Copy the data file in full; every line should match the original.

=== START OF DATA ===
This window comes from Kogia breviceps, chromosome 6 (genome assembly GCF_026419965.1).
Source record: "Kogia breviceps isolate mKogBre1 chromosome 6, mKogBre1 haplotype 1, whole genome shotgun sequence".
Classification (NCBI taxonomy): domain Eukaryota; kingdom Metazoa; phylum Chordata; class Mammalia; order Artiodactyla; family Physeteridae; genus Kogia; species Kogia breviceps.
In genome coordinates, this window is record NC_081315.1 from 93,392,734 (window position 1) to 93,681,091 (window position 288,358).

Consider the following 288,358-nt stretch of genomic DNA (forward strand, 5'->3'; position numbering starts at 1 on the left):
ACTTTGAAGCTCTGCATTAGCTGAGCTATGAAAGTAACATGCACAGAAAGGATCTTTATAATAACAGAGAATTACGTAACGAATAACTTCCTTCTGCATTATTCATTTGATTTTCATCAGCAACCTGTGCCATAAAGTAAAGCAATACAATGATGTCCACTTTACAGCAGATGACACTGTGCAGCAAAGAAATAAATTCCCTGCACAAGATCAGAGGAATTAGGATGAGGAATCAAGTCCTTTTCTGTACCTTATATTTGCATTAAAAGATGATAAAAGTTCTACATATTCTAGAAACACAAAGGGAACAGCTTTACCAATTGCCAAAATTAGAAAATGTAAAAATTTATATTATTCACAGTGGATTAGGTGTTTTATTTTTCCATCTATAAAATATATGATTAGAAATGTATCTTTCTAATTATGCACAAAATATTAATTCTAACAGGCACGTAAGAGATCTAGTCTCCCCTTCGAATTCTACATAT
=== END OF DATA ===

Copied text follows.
This window comes from Kogia breviceps, chromosome 6 (genome assembly GCF_026419965.1).
Source record: "Kogia breviceps isolate mKogBre1 chromosome 6, mKogBre1 haplotype 1, whole genome shotgun sequence".
Classification (NCBI taxonomy): domain Eukaryota; kingdom Metazoa; phylum Chordata; class Mammalia; order Artiodactyla; family Physeteridae; genus Kogia; species Kogia breviceps.
In genome coordinates, this window is record NC_081315.1 from 93,392,734 (window position 1) to 93,681,091 (window position 288,358).

Consider the following 288,358-nt stretch of genomic DNA (forward strand, 5'->3'; position numbering starts at 1 on the left):
ACTTTGAAGCTCTGCATTAGCTGAGCTATGAAAGTAACATGCACAGAAAGGATCTTTATAATAACAGAGAATTACGTAACGAATAACTTCCTTCTGCATTATTCATTTGATTTTCATCAGCAACCTGTGCCATAAAGTAAAGCAATACAATGATGTCCACTTTACAGCAGATGACACTGTGCAGCAAAGAAATAAATTCCCTGCACAAGATCAGAGGAATTAGGATGAGGAATCAAGTCCTTTTCTGTACCTTATATTTGCATTAAAAGATGATAAAAGTTCTACATATTCTAGAAACACAAAGGGAACAGCTTTACCAATTGCCAAAATTAGAAAATGTAAAAATTTATATTATTCACAGTGGATTAGGTGTTTTATTTTTCCATCTATAAAATATATGATTAGAAATGTATCTTTCTAATTATGCACAAAATATTAATTCTAACAGGCACGTAAGAGATCTAGTCTCCCCTTCGAATTCTACATAT